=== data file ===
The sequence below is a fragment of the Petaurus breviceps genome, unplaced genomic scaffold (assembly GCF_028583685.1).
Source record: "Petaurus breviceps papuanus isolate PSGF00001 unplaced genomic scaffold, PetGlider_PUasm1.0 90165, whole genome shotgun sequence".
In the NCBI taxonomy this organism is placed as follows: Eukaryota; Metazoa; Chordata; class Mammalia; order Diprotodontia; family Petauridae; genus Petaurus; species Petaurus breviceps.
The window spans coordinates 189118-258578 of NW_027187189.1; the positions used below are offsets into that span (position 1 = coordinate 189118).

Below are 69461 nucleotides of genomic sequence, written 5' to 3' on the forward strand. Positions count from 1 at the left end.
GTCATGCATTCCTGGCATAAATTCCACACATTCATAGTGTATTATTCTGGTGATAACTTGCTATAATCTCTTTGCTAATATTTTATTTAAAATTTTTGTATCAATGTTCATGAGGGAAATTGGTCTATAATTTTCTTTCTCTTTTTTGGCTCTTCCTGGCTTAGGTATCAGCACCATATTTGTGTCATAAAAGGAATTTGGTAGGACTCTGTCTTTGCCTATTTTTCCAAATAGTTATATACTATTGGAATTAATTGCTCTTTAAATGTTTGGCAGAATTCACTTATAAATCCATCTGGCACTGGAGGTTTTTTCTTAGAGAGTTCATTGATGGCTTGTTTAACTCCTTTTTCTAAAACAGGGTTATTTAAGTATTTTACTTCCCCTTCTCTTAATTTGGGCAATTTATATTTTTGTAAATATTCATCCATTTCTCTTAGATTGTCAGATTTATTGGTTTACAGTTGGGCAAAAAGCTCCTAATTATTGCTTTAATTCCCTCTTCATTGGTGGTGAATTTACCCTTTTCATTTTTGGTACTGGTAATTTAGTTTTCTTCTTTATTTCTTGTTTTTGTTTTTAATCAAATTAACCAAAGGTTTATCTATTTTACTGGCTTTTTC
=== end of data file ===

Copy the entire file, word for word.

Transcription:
The sequence below is a fragment of the Petaurus breviceps genome, unplaced genomic scaffold (assembly GCF_028583685.1).
Source record: "Petaurus breviceps papuanus isolate PSGF00001 unplaced genomic scaffold, PetGlider_PUasm1.0 90165, whole genome shotgun sequence".
In the NCBI taxonomy this organism is placed as follows: Eukaryota; Metazoa; Chordata; class Mammalia; order Diprotodontia; family Petauridae; genus Petaurus; species Petaurus breviceps.
The window spans coordinates 189118-258578 of NW_027187189.1; the positions used below are offsets into that span (position 1 = coordinate 189118).

Below are 69461 nucleotides of genomic sequence, written 5' to 3' on the forward strand. Positions count from 1 at the left end.
GTCATGCATTCCTGGCATAAATTCCACACATTCATAGTGTATTATTCTGGTGATAACTTGCTATAATCTCTTTGCTAATATTTTATTTAAAATTTTTGTATCAATGTTCATGAGGGAAATTGGTCTATAATTTTCTTTCTCTTTTTTGGCTCTTCCTGGCTTAGGTATCAGCACCATATTTGTGTCATAAAAGGAATTTGGTAGGACTCTGTCTTTGCCTATTTTTCCAAATAGTTATATACTATTGGAATTAATTGCTCTTTAAATGTTTGGCAGAATTCACTTATAAATCCATCTGGCACTGGAGGTTTTTTCTTAGAGAGTTCATTGATGGCTTGTTTAACTCCTTTTTCTAAAACAGGGTTATTTAAGTATTTTACTTCCCCTTCTCTTAATTTGGGCAATTTATATTTTTGTAAATATTCATCCATTTCTCTTAGATTGTCAGATTTATTGGTTTACAGTTGGGCAAAAAGCTCCTAATTATTGCTTTAATTCCCTCTTCATTGGTGGTGAATTTACCCTTTTCATTTTTGGTACTGGTAATTTAGTTTTCTTCTTTATTTCTTGTTTTTGTTTTTAATCAAATTAACCAAAGGTTTATCTATTTTACTGGCTTTTTC